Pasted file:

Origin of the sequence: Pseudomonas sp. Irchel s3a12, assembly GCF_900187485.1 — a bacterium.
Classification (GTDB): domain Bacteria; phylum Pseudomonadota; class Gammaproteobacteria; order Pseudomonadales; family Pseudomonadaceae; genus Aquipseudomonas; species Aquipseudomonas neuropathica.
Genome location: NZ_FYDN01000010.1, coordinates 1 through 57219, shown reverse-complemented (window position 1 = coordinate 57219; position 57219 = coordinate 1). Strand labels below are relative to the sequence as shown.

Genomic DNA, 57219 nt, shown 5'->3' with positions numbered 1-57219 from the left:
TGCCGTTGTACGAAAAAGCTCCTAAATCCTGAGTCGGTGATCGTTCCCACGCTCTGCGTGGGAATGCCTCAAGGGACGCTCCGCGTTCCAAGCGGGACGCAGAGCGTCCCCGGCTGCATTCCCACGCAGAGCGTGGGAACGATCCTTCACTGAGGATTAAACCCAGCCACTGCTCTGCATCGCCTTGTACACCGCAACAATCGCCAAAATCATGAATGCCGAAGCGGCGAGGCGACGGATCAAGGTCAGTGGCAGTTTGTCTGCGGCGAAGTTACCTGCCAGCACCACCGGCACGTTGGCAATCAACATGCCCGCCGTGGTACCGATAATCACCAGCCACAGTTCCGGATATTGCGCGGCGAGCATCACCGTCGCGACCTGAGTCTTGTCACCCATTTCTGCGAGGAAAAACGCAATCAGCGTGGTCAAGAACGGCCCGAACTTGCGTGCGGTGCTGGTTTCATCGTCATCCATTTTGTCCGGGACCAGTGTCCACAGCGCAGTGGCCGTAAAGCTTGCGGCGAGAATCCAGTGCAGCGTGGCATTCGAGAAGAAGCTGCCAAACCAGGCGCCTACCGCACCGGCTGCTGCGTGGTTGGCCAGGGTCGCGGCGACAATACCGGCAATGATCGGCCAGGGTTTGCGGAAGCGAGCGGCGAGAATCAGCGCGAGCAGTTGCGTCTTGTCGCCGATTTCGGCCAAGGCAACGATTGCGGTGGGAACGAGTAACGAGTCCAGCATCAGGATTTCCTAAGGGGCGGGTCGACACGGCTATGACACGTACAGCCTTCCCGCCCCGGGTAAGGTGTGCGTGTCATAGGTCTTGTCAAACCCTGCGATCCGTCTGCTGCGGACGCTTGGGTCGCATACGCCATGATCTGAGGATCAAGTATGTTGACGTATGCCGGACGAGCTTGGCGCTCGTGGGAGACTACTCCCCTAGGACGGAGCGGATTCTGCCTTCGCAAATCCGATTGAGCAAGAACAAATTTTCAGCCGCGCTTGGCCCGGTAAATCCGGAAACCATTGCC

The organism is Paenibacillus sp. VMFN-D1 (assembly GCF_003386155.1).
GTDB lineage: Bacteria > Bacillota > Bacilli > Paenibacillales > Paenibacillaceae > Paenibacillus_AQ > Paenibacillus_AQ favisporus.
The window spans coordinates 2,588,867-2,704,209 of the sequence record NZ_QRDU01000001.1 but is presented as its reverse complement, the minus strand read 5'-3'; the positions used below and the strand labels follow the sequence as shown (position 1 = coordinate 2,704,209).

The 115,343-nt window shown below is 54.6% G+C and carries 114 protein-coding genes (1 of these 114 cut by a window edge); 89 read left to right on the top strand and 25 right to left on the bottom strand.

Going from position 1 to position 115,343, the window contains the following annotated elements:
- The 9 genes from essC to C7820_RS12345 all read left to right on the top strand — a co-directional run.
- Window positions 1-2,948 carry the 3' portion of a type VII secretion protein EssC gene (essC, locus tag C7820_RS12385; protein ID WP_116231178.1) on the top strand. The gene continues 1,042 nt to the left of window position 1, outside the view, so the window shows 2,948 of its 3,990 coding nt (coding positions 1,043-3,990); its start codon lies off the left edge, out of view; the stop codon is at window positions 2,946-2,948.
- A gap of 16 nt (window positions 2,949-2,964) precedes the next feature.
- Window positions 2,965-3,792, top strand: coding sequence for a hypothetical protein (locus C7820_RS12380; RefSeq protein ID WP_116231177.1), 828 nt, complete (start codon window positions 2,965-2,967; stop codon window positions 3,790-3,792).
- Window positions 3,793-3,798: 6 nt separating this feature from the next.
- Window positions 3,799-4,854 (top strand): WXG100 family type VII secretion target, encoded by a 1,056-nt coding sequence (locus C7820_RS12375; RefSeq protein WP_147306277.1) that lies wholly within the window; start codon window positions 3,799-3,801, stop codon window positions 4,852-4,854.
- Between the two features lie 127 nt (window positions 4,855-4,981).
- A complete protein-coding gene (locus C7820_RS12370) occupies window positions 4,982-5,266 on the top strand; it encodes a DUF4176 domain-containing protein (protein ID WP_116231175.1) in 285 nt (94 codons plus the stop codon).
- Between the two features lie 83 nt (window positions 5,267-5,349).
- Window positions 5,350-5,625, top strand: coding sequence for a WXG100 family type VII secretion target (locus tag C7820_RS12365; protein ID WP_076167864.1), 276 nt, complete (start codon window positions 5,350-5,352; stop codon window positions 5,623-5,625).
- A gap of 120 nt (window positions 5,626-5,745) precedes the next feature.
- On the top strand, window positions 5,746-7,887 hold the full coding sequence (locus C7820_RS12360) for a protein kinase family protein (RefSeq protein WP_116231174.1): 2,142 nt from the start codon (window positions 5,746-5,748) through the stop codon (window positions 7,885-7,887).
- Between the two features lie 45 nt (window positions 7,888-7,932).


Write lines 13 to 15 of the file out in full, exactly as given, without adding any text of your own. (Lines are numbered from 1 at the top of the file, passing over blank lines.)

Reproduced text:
- A gap of 16 nt (window positions 2,949-2,964) precedes the next feature.
- Window positions 2,965-3,792, top strand: coding sequence for a hypothetical protein (locus C7820_RS12380; RefSeq protein ID WP_116231177.1), 828 nt, complete (start codon window positions 2,965-2,967; stop codon window positions 3,790-3,792).
- Window positions 3,793-3,798: 6 nt separating this feature from the next.